Channel Insider content and product recommendations are editorially independent. We may make money when you click on links to our partners. Learn More.

Judging from the responses I received to my column “Keep It Simple” last month, the increasing complexity of IT products weighs on a lot of people’s minds.

No one wrote to say that I was off the mark, which may be the first time I got a 100 percent positive response to a column, though I must admit the negative feedback tends to be funnier.

But my sources of amusement aside, the reaction tells me the industry realizes it has a problem, and it is one with no easy solution.

As is widely known, users of Microsoft Office applications, for instance, take advantage of only a handful—in the 5 percent range, by most accounts—of available product functions.

Complicating matters, which functions fall into that 5 percent or so differs from user to user.

Microsoft promises to make its Office applications, which include Word and Excel, more manageable with an easier-to-use interface in the next release.

But even if the applications become easier to use, the complexity issue will persist. It’s not an exclusive Microsoft problem of course, but since products such as Word and Excel are so ubiquitous, those examples always come up in this discussion.

One IT professional who responded to my column said he constantly stresses to his software development staff the importance of simplicity, while another said his company gets around the complexity of its products by giving users customizable menus.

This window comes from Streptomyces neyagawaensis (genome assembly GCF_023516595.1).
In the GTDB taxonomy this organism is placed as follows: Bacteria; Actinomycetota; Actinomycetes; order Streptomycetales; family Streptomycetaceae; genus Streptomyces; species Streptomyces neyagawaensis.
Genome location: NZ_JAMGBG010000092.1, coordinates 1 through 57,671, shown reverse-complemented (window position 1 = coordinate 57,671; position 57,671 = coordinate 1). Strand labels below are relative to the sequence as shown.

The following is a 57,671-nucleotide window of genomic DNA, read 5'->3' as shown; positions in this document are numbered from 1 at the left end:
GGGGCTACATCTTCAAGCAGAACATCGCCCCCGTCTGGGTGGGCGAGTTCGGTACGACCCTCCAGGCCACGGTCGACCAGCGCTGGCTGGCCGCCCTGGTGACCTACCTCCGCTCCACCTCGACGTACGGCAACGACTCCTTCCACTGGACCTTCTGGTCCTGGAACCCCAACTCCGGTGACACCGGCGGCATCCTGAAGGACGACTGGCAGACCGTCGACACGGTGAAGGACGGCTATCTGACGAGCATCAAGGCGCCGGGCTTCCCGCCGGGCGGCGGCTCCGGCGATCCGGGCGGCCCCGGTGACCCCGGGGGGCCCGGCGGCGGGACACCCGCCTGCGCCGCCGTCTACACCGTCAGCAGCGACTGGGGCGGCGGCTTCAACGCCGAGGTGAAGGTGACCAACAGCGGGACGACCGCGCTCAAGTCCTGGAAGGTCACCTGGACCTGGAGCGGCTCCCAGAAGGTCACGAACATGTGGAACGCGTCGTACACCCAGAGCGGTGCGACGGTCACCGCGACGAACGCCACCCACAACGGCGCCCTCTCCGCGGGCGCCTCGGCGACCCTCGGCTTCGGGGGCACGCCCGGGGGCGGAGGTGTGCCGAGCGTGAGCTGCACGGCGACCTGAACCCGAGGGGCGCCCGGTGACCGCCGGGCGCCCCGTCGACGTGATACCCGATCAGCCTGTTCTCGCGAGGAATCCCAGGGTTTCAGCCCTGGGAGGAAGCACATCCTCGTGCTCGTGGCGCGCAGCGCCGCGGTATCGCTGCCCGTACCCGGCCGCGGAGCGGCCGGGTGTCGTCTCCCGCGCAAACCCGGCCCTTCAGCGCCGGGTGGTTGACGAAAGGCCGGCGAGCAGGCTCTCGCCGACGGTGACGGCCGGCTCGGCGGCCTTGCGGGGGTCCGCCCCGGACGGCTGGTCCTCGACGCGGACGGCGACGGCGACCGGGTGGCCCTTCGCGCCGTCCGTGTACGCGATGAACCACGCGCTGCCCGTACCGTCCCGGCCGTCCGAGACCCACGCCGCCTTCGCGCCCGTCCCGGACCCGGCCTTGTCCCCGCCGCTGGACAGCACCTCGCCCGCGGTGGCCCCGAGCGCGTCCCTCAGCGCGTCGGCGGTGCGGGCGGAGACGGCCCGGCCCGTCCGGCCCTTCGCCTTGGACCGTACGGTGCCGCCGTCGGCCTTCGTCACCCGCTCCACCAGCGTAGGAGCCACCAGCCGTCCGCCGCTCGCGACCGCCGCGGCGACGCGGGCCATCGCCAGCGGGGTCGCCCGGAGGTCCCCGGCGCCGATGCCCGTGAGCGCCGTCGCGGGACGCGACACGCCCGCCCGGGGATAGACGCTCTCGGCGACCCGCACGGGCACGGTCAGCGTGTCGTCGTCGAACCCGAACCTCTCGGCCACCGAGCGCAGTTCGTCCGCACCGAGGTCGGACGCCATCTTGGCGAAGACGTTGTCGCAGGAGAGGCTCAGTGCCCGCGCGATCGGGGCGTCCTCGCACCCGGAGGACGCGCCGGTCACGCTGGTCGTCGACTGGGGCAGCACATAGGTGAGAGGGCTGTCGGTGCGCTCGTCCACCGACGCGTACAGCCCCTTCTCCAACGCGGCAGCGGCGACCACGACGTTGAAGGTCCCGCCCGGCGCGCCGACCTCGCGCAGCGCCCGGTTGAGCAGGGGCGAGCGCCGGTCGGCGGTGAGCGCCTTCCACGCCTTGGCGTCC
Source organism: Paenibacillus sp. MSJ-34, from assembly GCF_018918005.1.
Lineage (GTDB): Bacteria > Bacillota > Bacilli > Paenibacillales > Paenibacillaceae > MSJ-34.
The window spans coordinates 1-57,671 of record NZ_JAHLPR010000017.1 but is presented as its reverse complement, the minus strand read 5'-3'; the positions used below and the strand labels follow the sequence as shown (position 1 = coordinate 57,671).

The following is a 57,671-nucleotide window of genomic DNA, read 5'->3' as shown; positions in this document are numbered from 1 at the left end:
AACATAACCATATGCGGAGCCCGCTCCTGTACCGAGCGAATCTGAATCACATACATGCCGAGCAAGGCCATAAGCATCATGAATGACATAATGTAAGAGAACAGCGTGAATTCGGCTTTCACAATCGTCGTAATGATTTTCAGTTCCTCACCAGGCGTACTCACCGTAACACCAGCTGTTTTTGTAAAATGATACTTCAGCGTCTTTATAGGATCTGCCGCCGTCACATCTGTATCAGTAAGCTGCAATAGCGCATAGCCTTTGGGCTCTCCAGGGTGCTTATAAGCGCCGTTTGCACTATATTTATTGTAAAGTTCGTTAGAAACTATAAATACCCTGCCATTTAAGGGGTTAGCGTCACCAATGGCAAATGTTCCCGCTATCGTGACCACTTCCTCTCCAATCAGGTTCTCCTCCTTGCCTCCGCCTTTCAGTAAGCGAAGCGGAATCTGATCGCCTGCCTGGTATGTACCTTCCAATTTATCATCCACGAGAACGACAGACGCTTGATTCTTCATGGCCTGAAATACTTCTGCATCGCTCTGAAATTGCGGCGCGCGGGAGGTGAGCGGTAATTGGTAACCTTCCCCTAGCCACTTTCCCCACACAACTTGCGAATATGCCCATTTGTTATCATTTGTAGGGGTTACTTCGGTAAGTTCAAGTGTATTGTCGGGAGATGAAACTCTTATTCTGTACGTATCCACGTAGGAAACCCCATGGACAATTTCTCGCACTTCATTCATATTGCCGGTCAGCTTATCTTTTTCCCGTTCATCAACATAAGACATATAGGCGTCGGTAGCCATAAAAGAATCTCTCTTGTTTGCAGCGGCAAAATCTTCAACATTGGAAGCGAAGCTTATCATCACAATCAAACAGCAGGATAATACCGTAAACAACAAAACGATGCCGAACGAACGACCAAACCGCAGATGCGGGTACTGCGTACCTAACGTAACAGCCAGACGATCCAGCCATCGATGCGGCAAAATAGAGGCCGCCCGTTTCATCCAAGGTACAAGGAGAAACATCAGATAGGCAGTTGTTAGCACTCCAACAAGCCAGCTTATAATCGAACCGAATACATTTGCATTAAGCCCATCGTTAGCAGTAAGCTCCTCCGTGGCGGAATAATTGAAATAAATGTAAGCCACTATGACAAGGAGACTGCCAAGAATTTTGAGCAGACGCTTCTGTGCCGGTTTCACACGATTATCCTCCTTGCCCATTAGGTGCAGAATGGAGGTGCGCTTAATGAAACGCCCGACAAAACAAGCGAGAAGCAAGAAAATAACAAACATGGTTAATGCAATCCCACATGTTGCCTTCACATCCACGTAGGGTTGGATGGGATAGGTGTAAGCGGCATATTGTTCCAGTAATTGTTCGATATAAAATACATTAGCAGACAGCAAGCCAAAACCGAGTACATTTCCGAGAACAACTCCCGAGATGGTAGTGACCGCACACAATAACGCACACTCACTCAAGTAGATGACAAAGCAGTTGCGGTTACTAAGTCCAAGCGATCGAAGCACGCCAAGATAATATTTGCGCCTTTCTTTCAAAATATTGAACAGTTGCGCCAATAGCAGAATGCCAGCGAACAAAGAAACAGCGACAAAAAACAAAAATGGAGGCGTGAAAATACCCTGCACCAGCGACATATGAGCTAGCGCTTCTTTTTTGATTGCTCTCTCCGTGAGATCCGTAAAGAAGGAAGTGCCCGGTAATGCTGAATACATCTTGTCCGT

Of course, customization is time consuming and requires a fair amount of technical skill at configuration.

All of which leads me to an important subject that too often isn’t taken as seriously as it should be—training.

Yes, the increasing complexity of products is a pain, but it seems we’re stuck with it, at least until IT companies figure out how to make everyday-use products as simple as an iPod, which is easier to manage than a cell phone.

That being the case, training is unarguably important. Too many companies shrug off training users either because of the expense or because time in the classroom is time away from work.

Concerns over affordability are understandable, but forgoing training because of perceived short-term productivity loss is shortsighted.

Well-trained users are ultimately more productive than those who have to fumble their way around a product, potentially damaging or losing data.

It behooves IT companies and their channel partners to constantly push training as part of their sales activities. For channel companies, sales of training offerings are all about the profit margin, unless of course they are conducting the training themselves.

Typically vendors set up classrooms or tap third-party training companies to educate users on their technology.

In some cases, even when vendors do a good job of selling classroom time, some of it goes unused by the customers who buy it. This has to do with the reluctance to take people away from their day-to-day activities.

While vendors may be tempted to shrug that off so long as they collect the revenue, they should make every attempt to fill those already-sold classroom seats.

An educated user is a better buyer because it is easier to pitch updates and new technology to people who already have a good understanding of a vendor’s products. They are more likely to understand the benefits of newer technology.

So as the industry wrestles with the difficulties posed by the increased complexity of technology, it should make a concerted effort to promote the benefits of training.

But make no mistake, training is not enough. Ultimately, technology that masks complex tasks with simplicity of use is the way to go.

Pedro Pereira is editor of eWEEK Strategic Partner, contributing editor to The Channel Insider and a veteran channel reporter. He can be reached at